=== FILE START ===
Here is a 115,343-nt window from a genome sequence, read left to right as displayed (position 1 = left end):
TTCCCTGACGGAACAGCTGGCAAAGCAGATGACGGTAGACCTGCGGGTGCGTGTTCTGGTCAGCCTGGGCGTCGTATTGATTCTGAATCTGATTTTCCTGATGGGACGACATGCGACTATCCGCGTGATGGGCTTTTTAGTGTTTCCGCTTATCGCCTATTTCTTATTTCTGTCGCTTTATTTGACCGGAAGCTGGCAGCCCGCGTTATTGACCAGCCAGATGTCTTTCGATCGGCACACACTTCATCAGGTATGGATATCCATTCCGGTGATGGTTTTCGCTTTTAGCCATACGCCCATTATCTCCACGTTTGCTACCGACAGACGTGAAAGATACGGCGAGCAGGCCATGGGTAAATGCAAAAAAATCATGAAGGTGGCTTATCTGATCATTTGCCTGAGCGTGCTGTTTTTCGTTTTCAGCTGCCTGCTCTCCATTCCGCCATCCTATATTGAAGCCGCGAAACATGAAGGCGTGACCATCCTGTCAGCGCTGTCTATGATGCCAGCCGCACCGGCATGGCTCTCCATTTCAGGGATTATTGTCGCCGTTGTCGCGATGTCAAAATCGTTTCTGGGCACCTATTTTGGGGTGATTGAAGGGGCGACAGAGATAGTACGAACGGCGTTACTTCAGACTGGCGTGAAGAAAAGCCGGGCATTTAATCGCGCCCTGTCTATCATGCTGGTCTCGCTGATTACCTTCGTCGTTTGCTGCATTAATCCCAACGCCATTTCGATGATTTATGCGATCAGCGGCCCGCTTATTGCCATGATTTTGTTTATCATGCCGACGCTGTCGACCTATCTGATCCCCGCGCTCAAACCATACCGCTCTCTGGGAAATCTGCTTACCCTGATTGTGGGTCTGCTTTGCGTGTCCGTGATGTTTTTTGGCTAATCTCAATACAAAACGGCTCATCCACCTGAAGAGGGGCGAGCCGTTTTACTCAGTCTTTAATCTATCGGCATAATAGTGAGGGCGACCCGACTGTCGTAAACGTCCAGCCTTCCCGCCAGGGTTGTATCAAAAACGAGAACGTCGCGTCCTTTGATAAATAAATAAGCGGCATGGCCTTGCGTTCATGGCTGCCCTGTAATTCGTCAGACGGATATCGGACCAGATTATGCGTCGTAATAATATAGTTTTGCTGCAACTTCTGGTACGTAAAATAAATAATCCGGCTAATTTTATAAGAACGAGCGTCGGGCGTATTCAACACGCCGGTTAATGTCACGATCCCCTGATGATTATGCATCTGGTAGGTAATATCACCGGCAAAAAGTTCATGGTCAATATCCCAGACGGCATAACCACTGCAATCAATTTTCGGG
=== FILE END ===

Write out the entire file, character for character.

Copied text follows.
Here is a 115,343-nt window from a genome sequence, read left to right as displayed (position 1 = left end):
TTCCCTGACGGAACAGCTGGCAAAGCAGATGACGGTAGACCTGCGGGTGCGTGTTCTGGTCAGCCTGGGCGTCGTATTGATTCTGAATCTGATTTTCCTGATGGGACGACATGCGACTATCCGCGTGATGGGCTTTTTAGTGTTTCCGCTTATCGCCTATTTCTTATTTCTGTCGCTTTATTTGACCGGAAGCTGGCAGCCCGCGTTATTGACCAGCCAGATGTCTTTCGATCGGCACACACTTCATCAGGTATGGATATCCATTCCGGTGATGGTTTTCGCTTTTAGCCATACGCCCATTATCTCCACGTTTGCTACCGACAGACGTGAAAGATACGGCGAGCAGGCCATGGGTAAATGCAAAAAAATCATGAAGGTGGCTTATCTGATCATTTGCCTGAGCGTGCTGTTTTTCGTTTTCAGCTGCCTGCTCTCCATTCCGCCATCCTATATTGAAGCCGCGAAACATGAAGGCGTGACCATCCTGTCAGCGCTGTCTATGATGCCAGCCGCACCGGCATGGCTCTCCATTTCAGGGATTATTGTCGCCGTTGTCGCGATGTCAAAATCGTTTCTGGGCACCTATTTTGGGGTGATTGAAGGGGCGACAGAGATAGTACGAACGGCGTTACTTCAGACTGGCGTGAAGAAAAGCCGGGCATTTAATCGCGCCCTGTCTATCATGCTGGTCTCGCTGATTACCTTCGTCGTTTGCTGCATTAATCCCAACGCCATTTCGATGATTTATGCGATCAGCGGCCCGCTTATTGCCATGATTTTGTTTATCATGCCGACGCTGTCGACCTATCTGATCCCCGCGCTCAAACCATACCGCTCTCTGGGAAATCTGCTTACCCTGATTGTGGGTCTGCTTTGCGTGTCCGTGATGTTTTTTGGCTAATCTCAATACAAAACGGCTCATCCACCTGAAGAGGGGCGAGCCGTTTTACTCAGTCTTTAATCTATCGGCATAATAGTGAGGGCGACCCGACTGTCGTAAACGTCCAGCCTTCCCGCCAGGGTTGTATCAAAAACGAGAACGTCGCGTCCTTTGATAAATAAATAAGCGGCATGGCCTTGCGTTCATGGCTGCCCTGTAATTCGTCAGACGGATATCGGACCAGATTATGCGTCGTAATAATATAGTTTTGCTGCAACTTCTGGTACGTAAAATAAATAATCCGGCTAATTTTATAAGAACGAGCGTCGGGCGTATTCAACACGCCGGTTAATGTCACGATCCCCTGATGATTATGCATCTGGTAGGTAATATCACCGGCAAAAAGTTCATGGTCAATATCCCAGACGGCATAACCACTGCAATCAATTTTCGGG